May 16, 2013
By Nancy Vogel California Department of Water Resources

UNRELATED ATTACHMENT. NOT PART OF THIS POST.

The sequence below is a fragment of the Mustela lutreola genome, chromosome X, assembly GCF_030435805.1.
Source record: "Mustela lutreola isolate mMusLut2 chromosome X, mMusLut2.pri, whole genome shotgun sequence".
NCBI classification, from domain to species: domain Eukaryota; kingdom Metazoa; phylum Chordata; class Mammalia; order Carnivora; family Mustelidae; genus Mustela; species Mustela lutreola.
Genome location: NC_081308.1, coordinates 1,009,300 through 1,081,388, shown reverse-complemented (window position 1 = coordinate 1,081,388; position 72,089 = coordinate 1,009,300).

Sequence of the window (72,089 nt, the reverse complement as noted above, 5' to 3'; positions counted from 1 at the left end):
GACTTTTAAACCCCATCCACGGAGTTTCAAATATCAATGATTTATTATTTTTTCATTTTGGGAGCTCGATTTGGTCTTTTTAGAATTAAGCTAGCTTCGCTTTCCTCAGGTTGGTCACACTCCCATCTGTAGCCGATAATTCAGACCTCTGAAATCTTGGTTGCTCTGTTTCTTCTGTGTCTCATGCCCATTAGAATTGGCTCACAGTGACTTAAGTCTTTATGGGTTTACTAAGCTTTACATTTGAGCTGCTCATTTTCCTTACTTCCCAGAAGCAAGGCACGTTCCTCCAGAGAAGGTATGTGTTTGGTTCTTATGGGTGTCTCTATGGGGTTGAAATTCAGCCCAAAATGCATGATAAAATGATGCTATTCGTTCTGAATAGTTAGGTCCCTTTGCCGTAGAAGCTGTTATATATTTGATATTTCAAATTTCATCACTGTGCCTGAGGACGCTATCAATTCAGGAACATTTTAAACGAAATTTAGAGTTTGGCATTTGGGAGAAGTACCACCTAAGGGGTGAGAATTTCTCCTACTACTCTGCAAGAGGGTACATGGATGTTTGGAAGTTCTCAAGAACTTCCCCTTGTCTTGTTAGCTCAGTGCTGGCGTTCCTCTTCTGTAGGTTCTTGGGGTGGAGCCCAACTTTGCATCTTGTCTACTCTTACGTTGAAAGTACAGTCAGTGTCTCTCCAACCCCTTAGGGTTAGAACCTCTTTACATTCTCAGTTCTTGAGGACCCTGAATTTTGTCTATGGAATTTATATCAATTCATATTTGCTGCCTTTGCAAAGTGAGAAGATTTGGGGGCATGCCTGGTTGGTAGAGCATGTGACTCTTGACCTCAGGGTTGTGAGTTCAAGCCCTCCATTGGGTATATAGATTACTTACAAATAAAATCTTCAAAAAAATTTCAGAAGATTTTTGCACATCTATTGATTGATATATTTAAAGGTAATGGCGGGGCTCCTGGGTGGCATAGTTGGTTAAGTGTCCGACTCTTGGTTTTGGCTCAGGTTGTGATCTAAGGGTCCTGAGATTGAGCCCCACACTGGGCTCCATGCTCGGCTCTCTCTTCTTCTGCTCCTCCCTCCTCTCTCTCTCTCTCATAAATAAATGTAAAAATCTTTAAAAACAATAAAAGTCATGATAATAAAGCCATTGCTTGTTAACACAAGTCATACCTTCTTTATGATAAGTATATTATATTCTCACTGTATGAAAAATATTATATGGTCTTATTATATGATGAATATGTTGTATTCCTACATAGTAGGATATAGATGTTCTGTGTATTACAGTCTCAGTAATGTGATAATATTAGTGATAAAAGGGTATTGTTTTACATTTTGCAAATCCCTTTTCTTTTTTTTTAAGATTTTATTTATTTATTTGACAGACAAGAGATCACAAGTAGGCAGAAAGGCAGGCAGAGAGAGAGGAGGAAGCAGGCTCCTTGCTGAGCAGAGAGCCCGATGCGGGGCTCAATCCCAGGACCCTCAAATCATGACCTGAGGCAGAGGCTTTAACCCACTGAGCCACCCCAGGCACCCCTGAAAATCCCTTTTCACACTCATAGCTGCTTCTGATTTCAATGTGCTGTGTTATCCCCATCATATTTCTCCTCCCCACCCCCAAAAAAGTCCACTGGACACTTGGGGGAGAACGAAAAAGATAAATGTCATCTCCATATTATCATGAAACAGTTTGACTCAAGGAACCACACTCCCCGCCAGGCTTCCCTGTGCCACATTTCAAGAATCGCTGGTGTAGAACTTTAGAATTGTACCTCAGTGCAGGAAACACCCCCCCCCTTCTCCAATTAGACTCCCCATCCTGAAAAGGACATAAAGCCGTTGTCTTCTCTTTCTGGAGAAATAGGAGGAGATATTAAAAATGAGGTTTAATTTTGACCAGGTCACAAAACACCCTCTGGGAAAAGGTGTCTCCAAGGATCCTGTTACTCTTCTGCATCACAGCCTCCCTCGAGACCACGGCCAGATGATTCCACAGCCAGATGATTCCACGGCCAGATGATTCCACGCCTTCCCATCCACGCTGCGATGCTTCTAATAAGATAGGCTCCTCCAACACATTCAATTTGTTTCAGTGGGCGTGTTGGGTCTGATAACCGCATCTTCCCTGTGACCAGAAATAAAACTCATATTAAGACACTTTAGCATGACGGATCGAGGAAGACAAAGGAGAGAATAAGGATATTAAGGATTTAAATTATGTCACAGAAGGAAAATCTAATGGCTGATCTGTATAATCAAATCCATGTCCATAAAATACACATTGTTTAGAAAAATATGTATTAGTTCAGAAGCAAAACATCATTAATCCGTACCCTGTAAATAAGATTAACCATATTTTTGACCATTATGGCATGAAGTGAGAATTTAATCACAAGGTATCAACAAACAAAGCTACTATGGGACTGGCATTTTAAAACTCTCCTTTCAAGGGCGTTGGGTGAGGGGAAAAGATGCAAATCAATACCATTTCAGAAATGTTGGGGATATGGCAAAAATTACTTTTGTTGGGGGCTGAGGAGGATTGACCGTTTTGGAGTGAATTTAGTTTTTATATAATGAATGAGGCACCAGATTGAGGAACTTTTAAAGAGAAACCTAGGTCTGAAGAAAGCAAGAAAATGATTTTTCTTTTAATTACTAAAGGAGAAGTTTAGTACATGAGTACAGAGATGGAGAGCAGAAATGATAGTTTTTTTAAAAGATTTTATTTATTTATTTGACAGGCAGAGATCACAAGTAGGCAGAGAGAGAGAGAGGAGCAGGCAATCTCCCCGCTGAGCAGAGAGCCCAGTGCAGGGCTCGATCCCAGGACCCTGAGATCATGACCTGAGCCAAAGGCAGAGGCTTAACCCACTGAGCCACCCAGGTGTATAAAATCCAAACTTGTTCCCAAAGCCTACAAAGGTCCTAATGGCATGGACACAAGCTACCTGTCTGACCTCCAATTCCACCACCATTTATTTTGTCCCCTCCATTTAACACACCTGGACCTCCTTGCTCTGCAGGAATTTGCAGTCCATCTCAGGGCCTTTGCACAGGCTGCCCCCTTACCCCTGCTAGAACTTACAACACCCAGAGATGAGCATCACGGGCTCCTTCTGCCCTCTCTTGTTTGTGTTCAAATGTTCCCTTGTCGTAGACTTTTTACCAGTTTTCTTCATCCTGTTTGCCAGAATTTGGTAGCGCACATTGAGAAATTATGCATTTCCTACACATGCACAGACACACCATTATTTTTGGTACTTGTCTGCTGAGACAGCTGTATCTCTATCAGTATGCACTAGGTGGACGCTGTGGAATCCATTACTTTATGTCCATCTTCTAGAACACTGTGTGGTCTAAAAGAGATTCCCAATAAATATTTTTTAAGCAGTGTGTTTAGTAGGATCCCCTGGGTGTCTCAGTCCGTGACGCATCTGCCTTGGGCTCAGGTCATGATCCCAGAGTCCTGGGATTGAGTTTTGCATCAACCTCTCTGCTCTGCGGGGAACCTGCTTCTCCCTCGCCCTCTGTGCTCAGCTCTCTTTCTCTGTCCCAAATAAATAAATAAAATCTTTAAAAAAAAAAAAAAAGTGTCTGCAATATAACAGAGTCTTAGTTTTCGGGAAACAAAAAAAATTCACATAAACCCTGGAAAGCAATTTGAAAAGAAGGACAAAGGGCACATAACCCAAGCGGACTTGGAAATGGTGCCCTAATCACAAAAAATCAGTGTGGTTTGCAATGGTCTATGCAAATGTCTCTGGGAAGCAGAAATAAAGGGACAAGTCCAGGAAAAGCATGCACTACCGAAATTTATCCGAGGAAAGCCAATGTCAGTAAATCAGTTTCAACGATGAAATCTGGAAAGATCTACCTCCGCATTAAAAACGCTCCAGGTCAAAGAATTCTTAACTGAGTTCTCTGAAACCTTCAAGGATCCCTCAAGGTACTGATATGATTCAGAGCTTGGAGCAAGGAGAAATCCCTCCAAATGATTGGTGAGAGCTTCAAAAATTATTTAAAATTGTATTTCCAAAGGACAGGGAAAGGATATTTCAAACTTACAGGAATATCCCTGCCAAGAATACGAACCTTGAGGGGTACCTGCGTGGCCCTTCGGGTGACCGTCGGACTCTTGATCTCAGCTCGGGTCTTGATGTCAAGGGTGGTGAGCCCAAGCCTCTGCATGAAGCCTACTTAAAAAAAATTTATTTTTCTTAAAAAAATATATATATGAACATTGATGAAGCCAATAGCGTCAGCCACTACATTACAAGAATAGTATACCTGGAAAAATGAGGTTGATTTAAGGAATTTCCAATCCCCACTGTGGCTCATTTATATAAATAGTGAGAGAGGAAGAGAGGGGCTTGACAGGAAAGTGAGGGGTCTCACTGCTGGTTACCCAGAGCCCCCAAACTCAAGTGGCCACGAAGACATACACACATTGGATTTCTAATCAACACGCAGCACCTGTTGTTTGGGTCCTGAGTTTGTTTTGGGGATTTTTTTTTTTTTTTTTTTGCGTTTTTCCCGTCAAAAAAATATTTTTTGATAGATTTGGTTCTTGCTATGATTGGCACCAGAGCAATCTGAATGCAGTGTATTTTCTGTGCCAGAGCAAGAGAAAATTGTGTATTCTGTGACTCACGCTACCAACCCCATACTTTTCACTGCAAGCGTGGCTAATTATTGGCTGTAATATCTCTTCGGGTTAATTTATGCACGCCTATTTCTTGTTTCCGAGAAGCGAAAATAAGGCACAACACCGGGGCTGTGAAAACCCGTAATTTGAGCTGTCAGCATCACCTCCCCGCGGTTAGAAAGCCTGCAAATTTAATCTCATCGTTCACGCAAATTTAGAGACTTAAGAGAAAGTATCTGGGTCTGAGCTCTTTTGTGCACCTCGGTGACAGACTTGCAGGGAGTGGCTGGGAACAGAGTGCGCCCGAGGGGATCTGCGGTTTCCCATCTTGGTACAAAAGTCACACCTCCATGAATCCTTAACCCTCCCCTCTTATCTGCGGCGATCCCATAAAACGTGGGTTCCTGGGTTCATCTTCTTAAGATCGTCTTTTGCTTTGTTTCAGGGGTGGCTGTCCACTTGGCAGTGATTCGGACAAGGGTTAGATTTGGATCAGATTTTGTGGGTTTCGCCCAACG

In the last generation, an amount of water storage roughly equivalent to twice the capacity of Lake Shasta, California’s biggest reservoir, has been developed south of the Sacramento-San Joaquin Delta. That includes nearly five million acre-feet of groundwater storage in Kern County and the Metropolitan Water District of Southern California’s 810,000 acre-foot Diamond Valley Lake in Riverside County. This storage makes it possible for California to hold ample supplies captured in wet years to help withstand dry cycles. But California needs a better way to capture water when it is available. San Luis Reservoir is the largest storage facility south of the Delta that is connected to the State Water Project and Central Valley Project. A full San Luis is essential to making the rest of the south-of-Delta storage system work. Replenishing groundwater banks is a slow and steady process, so “parking” supplies temporarily behind San Luis is the key first step in the south-of-Delta storage process. But in the last few years, the ability of water project operators to fill San Luis has degraded from roughly 80 percent to 20 percent. What happened? The decline of native fish species in the Delta has led to a series of water project pumping restrictions, because pumping in the southern Delta can trap fish and interfere with fish migration patterns. The water projects are no longer able to reliably move water from the Delta during crucial wet periods. California’s ability to store adequate supplies of water is directly tied to addressing the ecosystem problems in the Delta. The Bay Delta Conservation Plan proposes three new intakes on the Sacramento River in the northern Delta in order to reduce harm to fish species, restore more natural flow patterns, and increase water supply reliability. These intakes would deliver water to the existing aqueducts of the state and federal water projects through new tunnels under the Delta. And they would be sized sufficiently to take “big gulps” when the high flows are available. Had the Sacramento River intakes been in place and operating last winter, San Luis Reservoir may have filled to capacity. Instead we enter summer with San Luis half full, the emptiest reservoir in the SWP system. The bottom line? The BDCP is about making today’s storage system work. And it is about establishing the improved conditions to set the stage for additional future storage improvements north and south of the Delta. To learn more about water storage in California, see Appendix 1B of the BDCP consultant administrative draft environmental impact report/environmental impact statement.